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I'm a Mac
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Inner10 said:
How are they easier to wire and plumb?
First one you learn, second one will equal out time wise, typical 3000 sq ft house is an extra 1/2 role of wire.

Plumbing is almost a non issue, only thing on outside wall is usually kitchen sink vent, sometimes washer/laundry tub vent...in Canada
 

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knucklehead said:
So when I look in that window , do I see the joist?
I have done that for a builder. When we did it it's to eliminate the need for a window well on lots that are really close together. I do think they need to come up with a better system though it gets pretty bouncy there. And all they wanted was one 2x4 going across the center to carry the sheet. It's normally a 6'x3' span I doubled up 2x6 and put in hangers in the middle.
 

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Discussion Starter · #29 ·
Sounds like the ceiling gets rocked like usual but then wrapped around the joist nearest to the window rather than running straight across to the wall with it.
Yes, and the windows have a 1/2" receiving jamb for the dry wall to go into. Ill try and take a picture of a finished one some time soon.

We got a couple of hours of framing in today, but then got called out to do footings and the next job.

Balloon framed back wall with a 16' X 8' patio door, going to look real sharp!
 

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MultiCon said:
Yes, and the windows have a 1/2" receiving jamb for the dry wall to go into. Ill try and take a picture of a finished one some time soon.]
I've never seen this detail finished but I can't see it not looking weird. It almost seems like an inverted bulk head. Like I mentioned before when I have done this it is to eliminate the window well. I see that you have a window well there. What's your reason for doing it this way?
 

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Discussion Starter · #31 ·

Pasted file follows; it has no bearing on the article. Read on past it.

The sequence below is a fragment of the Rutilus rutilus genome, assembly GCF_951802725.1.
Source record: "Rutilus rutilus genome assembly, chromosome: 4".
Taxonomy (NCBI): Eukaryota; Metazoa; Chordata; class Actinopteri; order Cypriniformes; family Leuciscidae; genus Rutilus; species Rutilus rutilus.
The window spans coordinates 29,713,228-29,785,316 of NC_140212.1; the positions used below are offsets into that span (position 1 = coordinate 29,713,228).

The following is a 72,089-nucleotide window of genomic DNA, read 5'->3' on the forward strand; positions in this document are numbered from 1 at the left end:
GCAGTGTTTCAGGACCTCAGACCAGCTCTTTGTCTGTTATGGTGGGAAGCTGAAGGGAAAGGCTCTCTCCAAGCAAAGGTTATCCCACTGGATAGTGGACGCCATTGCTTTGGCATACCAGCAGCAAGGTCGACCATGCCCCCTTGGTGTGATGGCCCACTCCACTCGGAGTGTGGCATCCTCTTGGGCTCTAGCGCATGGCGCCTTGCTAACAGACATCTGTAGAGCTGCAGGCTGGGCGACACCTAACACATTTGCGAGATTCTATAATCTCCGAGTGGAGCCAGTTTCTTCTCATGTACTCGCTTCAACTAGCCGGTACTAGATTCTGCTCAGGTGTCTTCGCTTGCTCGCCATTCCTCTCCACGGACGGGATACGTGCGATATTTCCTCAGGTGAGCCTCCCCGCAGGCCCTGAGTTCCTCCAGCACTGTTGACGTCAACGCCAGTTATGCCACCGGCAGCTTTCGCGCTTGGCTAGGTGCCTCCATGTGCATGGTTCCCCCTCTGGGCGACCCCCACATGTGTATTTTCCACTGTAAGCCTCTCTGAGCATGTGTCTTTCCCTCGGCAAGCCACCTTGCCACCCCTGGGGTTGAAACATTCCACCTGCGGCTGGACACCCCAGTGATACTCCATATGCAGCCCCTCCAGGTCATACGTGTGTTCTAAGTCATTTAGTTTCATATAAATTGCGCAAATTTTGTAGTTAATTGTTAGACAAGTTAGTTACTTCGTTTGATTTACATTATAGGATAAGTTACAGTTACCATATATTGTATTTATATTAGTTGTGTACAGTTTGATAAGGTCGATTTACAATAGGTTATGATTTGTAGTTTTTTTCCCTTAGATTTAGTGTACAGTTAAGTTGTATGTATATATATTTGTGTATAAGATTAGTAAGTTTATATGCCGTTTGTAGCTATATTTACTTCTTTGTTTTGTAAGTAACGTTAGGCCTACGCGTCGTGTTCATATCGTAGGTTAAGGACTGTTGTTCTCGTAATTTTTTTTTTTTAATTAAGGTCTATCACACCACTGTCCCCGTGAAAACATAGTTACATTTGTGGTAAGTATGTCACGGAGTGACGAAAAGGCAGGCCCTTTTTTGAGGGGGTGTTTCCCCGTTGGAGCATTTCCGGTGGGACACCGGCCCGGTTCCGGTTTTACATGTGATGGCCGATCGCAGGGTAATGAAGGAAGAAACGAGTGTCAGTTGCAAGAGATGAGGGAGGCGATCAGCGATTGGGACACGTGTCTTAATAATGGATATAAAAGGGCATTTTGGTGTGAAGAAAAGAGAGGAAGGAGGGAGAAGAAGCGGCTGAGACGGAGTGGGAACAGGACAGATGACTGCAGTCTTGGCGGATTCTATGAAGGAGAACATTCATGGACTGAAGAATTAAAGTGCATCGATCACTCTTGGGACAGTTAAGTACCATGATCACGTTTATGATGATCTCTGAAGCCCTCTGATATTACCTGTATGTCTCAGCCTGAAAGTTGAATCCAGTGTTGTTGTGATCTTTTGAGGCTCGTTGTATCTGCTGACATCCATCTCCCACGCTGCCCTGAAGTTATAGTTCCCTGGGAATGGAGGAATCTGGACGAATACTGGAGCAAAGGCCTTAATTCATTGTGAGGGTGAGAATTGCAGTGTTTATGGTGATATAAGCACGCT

Here is what the window looks like finished. And we needed a window well because we have to have at most 8" foundation showing, and the window couldn't go any higher.
 

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Discussion Starter · #33 · (Edited)
I didn't take any pictures of it but we glue the sheets of foam to the wall. A nice thick bead around the perimeter of the wall, around the windows and doors, and then a normal bead on every stud to keep everything nice and solid. And then right before we stand the wall we put a bead at the bottom of the belt to seal the whole wall off.
 

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Contractor of the Month
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First one you learn, second one will equal out time wise, typical 3000 sq ft house is an extra 1/2 role of wire.

Plumbing is almost a non issue, only thing on outside wall is usually kitchen sink vent, sometimes washer/laundry tub vent...in Canada
I've wired many, I had a builder that exclusively built ICF homes. I put a bolt in the bar of a little electric chainsaw and cut a trench for my wires.

My point was they are not easier to wire.
 

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Discussion Starter · #35 ·
Little behind on posting pictures here, but we are all wrapped up and off to the next house.

We shingle our roofs and do all the flat work concrete as well.
 

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Discussion Starter · #36 ·
This is the basement, 1" foam against the foundation with 2x4 walls around it, everything taped or foamed tight!

Also we have been building out stairs out of Rimboard for years now, and always have people saying that we are cheap and its no good, and i just seen in the new addition of FineHomebuilding that it is the recommended way. Makes your heart a little warm when you see stuff like that! the magazine is in the work truck now so next time somebody says something I'm showing them that.
 

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Always Learning
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Nice clean jobsite Multicon! Your framing looks very tight. Why all the radiant foam board?
 

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Discussion Starter · #38 ·
Nice clean jobsite Multicon! Your framing looks very tight. Why all the radiant foam board?
Thanks!

Because it's awesome! it works super well for keeping heating and cooling costs down. You hardly have any thermal brakes in your wall. We took some pictures with a thermal gun of the walls on a cold and windy day, and it was all the same color red, were as with out the foam you can see every stud on the camera!
 
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